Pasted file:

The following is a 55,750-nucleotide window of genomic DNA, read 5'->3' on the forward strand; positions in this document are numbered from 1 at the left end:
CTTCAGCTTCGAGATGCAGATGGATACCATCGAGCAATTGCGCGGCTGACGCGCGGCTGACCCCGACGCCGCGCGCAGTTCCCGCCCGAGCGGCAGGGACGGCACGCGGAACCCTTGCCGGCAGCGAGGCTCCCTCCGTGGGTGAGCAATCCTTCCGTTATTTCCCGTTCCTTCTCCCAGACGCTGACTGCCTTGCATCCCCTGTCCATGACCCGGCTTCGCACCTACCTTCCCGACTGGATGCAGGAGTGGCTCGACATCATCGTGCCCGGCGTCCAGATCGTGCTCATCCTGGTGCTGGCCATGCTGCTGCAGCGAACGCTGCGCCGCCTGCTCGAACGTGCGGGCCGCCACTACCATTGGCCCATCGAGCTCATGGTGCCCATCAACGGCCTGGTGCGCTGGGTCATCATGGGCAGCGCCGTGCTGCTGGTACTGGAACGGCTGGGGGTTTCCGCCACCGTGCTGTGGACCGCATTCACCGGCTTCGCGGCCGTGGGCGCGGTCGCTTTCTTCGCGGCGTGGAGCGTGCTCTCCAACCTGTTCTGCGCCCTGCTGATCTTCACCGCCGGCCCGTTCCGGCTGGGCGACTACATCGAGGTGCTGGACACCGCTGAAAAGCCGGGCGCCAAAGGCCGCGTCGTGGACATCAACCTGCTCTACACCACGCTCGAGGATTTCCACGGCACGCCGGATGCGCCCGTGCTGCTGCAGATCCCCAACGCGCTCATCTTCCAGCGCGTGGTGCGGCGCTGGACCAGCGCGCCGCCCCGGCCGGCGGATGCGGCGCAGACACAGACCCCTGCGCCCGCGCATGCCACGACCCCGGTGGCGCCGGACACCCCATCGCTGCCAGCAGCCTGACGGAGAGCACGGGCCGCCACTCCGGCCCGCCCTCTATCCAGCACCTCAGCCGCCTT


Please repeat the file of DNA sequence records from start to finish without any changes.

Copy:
The following is a 55,750-nucleotide window of genomic DNA, read 5'->3' on the forward strand; positions in this document are numbered from 1 at the left end:
CTTCAGCTTCGAGATGCAGATGGATACCATCGAGCAATTGCGCGGCTGACGCGCGGCTGACCCCGACGCCGCGCGCAGTTCCCGCCCGAGCGGCAGGGACGGCACGCGGAACCCTTGCCGGCAGCGAGGCTCCCTCCGTGGGTGAGCAATCCTTCCGTTATTTCCCGTTCCTTCTCCCAGACGCTGACTGCCTTGCATCCCCTGTCCATGACCCGGCTTCGCACCTACCTTCCCGACTGGATGCAGGAGTGGCTCGACATCATCGTGCCCGGCGTCCAGATCGTGCTCATCCTGGTGCTGGCCATGCTGCTGCAGCGAACGCTGCGCCGCCTGCTCGAACGTGCGGGCCGCCACTACCATTGGCCCATCGAGCTCATGGTGCCCATCAACGGCCTGGTGCGCTGGGTCATCATGGGCAGCGCCGTGCTGCTGGTACTGGAACGGCTGGGGGTTTCCGCCACCGTGCTGTGGACCGCATTCACCGGCTTCGCGGCCGTGGGCGCGGTCGCTTTCTTCGCGGCGTGGAGCGTGCTCTCCAACCTGTTCTGCGCCCTGCTGATCTTCACCGCCGGCCCGTTCCGGCTGGGCGACTACATCGAGGTGCTGGACACCGCTGAAAAGCCGGGCGCCAAAGGCCGCGTCGTGGACATCAACCTGCTCTACACCACGCTCGAGGATTTCCACGGCACGCCGGATGCGCCCGTGCTGCTGCAGATCCCCAACGCGCTCATCTTCCAGCGCGTGGTGCGGCGCTGGACCAGCGCGCCGCCCCGGCCGGCGGATGCGGCGCAGACACAGACCCCTGCGCCCGCGCATGCCACGACCCCGGTGGCGCCGGACACCCCATCGCTGCCAGCAGCCTGACGGAGAGCACGGGCCGCCACTCCGGCCCGCCCTCTATCCAGCACCTCAGCCGCCTT